At times caution must be exercised during the separation step to ensure retention of essentially all of the magnetic material. When a weak separator is used with weakly magnetic material, the magnetic material will collect satisfactorily in predetermined limited areas of the containing vessel. However, when the liquid is aspirated or decanted away, there is a tendency for surface tension to pull the wet cake of magnetic material away from the vessel wall and keep the wet cake with the main body of liquid, thereby defeating the separation operation. In such cases a small amount of detergent or surface active material can be introduced to reduce surface tension and restore proper operation of the separation technique. Many immunoassays incorporate such a surfactant within the reagents of the assay. Incorporation of a suitable surfactant is advisable in the design stage of SPIA assays based upon the use of magnetically-dilute particle solid phases and involving weak magnetic separators. This surface tension effect is more significant when the quantity of solid phase used in the assay is small.
Use of the concepts outlined previously enables those skilled in the art of magnetic device design to devise single or multitube separators. Generally, multitube separators will use carefully designed pole pieces with fewer permanent or electromagnets. We have designed a multitube permanent magnet separator, using 2 magnets, approximating the properties of a strong separator. In this separator the minimum field strength in the assay liquid volume is of the order of two kilo-oersteds, ensuring that all magnetic particles are well magnetized. The average field gradient is about 5000 oersteds per centimeter. This separator pulls the particles to a vertical line on the inside surface of the test vessel terminating well clear of the bottom. A compact 14 tube permanent magnet separator approximating the properties of a weak separator has also been designed. The minimum field strength is about 700 oersteds, enough to magnetize the particles to at least half their saturated magnetization. The average field gradient is about 1000 oersteds per centimeter. This separator pulls the particles onto the side walls, even those starting near the bottom. Other schemes and designs can be devised by those skilled in the art.
Shielding means could be employed to remove the magnetic field. Another possibility is to use the magnet to hold the solid carrier in the tube and allow the fluid to flow out of the tube through an orifice. Other separation procedures will be apparent to the skilled artisan.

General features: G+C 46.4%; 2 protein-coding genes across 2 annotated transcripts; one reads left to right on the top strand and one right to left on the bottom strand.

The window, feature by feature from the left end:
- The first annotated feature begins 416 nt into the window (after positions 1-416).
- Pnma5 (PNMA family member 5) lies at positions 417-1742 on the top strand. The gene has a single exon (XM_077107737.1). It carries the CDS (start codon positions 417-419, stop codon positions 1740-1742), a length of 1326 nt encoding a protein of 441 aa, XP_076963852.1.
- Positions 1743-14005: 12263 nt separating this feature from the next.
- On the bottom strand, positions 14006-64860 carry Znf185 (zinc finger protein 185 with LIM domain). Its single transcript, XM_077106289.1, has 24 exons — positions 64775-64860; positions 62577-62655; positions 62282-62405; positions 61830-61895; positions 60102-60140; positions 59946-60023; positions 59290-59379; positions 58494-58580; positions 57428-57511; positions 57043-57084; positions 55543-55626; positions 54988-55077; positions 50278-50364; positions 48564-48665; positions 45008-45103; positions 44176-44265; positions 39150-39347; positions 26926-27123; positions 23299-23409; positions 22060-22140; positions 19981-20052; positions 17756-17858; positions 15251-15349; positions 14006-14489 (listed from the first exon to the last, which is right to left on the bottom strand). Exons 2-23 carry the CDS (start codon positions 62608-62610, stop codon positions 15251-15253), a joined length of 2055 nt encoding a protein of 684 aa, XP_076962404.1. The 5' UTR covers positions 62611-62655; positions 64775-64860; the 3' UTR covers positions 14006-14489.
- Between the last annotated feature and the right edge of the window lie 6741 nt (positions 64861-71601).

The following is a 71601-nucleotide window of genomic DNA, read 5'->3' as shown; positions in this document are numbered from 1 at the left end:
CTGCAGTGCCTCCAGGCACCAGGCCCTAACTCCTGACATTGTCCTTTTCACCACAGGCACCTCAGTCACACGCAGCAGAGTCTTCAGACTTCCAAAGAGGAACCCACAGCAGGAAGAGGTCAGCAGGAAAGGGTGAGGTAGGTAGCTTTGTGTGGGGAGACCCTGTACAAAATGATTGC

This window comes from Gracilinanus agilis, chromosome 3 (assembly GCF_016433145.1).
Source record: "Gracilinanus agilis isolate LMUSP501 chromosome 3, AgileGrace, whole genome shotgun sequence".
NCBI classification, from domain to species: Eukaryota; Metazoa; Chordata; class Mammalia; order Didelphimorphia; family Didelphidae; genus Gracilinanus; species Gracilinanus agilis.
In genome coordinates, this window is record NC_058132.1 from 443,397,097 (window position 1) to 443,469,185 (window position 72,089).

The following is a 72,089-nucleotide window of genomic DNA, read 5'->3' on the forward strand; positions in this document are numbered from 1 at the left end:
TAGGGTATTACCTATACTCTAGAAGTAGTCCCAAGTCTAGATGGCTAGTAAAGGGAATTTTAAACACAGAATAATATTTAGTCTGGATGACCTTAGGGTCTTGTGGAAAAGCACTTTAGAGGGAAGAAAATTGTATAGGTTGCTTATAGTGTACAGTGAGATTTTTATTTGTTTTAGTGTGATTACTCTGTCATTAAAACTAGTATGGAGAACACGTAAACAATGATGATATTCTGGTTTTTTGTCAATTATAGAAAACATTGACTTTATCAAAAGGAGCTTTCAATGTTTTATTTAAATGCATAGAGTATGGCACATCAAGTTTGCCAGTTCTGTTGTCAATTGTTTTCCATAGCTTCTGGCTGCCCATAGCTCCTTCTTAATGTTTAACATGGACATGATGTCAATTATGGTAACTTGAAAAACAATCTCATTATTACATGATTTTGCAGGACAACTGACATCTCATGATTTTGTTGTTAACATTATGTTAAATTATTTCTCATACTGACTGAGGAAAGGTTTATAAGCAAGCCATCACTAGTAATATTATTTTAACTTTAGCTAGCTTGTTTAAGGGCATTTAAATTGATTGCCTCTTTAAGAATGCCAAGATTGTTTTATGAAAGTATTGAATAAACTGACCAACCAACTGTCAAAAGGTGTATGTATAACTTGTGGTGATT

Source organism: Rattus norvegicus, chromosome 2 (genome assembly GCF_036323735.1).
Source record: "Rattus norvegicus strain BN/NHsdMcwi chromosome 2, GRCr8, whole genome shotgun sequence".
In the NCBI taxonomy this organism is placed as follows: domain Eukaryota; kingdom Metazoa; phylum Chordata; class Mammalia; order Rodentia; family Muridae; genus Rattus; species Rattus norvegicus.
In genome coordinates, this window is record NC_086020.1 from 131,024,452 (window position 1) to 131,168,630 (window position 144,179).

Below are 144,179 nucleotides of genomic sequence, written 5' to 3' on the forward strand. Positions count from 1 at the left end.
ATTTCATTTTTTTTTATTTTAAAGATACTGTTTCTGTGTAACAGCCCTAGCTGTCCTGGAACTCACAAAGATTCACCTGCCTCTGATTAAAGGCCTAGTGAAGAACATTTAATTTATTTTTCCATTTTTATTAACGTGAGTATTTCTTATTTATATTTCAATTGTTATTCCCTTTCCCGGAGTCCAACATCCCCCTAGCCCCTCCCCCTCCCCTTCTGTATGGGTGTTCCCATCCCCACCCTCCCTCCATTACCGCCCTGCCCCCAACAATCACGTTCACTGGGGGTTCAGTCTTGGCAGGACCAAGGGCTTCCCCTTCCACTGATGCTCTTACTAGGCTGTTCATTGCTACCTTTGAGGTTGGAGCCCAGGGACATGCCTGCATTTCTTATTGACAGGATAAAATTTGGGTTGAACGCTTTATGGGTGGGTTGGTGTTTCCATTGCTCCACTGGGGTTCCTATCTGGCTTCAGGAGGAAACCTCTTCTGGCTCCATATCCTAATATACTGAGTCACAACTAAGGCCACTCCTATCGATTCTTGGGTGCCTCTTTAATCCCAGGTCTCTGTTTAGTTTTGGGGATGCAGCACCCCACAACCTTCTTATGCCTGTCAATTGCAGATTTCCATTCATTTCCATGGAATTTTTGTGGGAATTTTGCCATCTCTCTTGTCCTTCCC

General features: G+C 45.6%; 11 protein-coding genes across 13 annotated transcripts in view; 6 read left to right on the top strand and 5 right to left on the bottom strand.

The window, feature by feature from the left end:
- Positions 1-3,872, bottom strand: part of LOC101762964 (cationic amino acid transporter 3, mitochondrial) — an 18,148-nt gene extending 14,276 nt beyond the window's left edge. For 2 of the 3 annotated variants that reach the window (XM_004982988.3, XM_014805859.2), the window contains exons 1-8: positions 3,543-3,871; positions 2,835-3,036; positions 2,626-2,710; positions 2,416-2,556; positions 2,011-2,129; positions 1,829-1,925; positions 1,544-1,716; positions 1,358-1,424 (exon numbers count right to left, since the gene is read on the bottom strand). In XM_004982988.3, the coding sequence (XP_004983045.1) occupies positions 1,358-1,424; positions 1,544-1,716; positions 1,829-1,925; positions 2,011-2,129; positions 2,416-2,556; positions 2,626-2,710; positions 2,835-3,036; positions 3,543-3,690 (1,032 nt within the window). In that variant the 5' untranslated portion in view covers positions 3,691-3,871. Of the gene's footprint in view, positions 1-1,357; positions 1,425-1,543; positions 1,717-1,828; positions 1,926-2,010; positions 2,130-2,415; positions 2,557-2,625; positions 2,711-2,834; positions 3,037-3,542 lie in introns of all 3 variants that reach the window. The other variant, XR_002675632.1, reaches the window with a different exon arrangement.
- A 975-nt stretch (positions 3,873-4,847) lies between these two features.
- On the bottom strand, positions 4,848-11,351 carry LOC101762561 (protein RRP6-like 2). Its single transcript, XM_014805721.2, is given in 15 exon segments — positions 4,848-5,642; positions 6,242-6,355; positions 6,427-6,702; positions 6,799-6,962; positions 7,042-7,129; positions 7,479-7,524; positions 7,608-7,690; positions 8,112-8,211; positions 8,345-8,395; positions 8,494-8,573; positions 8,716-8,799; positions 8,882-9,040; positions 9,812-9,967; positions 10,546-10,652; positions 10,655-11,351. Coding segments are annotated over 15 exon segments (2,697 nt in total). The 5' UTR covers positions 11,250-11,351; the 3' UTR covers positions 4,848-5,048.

The biological material, if antigen, hapten, antibody, or enzyme, can be immobilized on the carrier particles using methods known in the art. For example, see U.S. Pat. No. 3,652,761 to Weetall. Absorption, adsorption and covalent bonding may be involved in the coupling step. Also, see the aforementioned Chapter 3 of Immobilized Enzymes for Industrial Reactors, particularly pages 52-53. Surfaces modification techniques for the matrix materials contemplated herein are available.
The examples presented hereinbelow are to illustrate the use of the carrier particles of this invention in SPIA procedures.
The "reverse" mode RIA procedure described in U.S. Pat. No. 4,098,876 was carried out for determining TSH. See Example 1 of U.S. Pat. No. 4,098,876. The carrier particles were controlled-pore glass. Thereafter, the assay was repeated using magnetic carrier glass particles designated Sample 1 in the above table, prepared as disclosed in said concurrently-filed Ser. No. 29,577 (now U.S. Pat. No. 4,233,169), and having the following characteristics:
pore size range--300 to 1800 A
pore volume--0.30 ml/g
saturated magnetic moment--10.3 emu/g
magnetic moment at 700 oersteds magnetizing field--6.8 emu/g
coercive force--9 oersteds
volume percent of magnetic crystals--5.6%
The magnetic glass was prepared to be very close in properties to controlled-pore glass except for the dispersion of the fine magnetic material crystals throughout the glass skeleton, which is mostly silica. Standard immunoassay dose response curves were prepared from both runs as shown in the drawing where the upper curve was obtained with standard controlled-pore glass and the lower curve was obtained with the magnetic controlled-pore glass. Percent bound is plotted along the vertical axis, and micro international units human TSH/ml is plotted along the horizontal axis. It is apparent that the two curves are essentially identical.
The Corning Medical IMMO PHASE™ RIA for total T-4 was performed substituting a non-porous magnetic glass, Sample 2 of the above table, for the controlled-pore glass of the RIA kit, using the procedure described in the kit package insert. Total T-4 values obtained in both runs were in agreement. Magnetic separation was carried out in place of centrifugation with the magnetic carrier particles. As set forth in the Table, Sample 2 glass has a saturation magnetic moment of 14.4 emu/g and about 8.4% by volume is magnetic crystals.
Variations of the invention will be obvious to the skilled artisan.
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|4 mai 1981||AS||Assignment|
Owner name: CORNING GLASS WORKS, CORNING, N.Y. A CORP. OF N.Y.
Free format text: ASSIGNMENT OF ASSIGNORS INTEREST.;ASSIGNORS:TRAVIS, KAREN L.;VANN, WILLIAM P.;MANSFIELD GERALD R.;REEL/FRAME:003851/0704
Effective date: 19790410
|12 nov. 1985||AS||Assignment|
Owner name: CIBA CORNING DIAGNOSTICS CORP., MEDFIELD, MASSACHU
Free format text: ASSIGNMENT OF ASSIGNORS INTEREST.;ASSIGNOR:CORNING GLASS WORKS, A BUSINESS CORP. OF NEW YORK;REEL/FRAME:004480/0063
Effective date: 19851115
|13 nov. 1985||AS||Assignment|
Owner name: CIBA CORNING DIAGNOSTICS CORP., MEDFIELD, MASSACHU
Free format text: ASSIGNMENT OF ASSIGNORS INTEREST.;ASSIGNOR:CORNING GLASS WORKS;REEL/FRAME:004483/0427
Effective date: 19851105